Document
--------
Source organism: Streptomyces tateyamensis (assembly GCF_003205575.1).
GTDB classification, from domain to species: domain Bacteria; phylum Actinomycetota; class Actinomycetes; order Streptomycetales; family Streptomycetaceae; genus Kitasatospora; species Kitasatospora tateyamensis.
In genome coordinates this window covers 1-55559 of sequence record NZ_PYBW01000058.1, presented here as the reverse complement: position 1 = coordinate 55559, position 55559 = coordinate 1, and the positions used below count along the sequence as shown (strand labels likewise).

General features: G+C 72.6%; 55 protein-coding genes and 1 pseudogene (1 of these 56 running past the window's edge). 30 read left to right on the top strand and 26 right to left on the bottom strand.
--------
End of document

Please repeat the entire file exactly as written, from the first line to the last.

Source organism: Streptomyces tateyamensis (assembly GCF_003205575.1).
GTDB classification, from domain to species: domain Bacteria; phylum Actinomycetota; class Actinomycetes; order Streptomycetales; family Streptomycetaceae; genus Kitasatospora; species Kitasatospora tateyamensis.
In genome coordinates this window covers 1-55559 of sequence record NZ_PYBW01000058.1, presented here as the reverse complement: position 1 = coordinate 55559, position 55559 = coordinate 1, and the positions used below count along the sequence as shown (strand labels likewise).

General features: G+C 72.6%; 55 protein-coding genes and 1 pseudogene (1 of these 56 running past the window's edge). 30 read left to right on the top strand and 26 right to left on the bottom strand.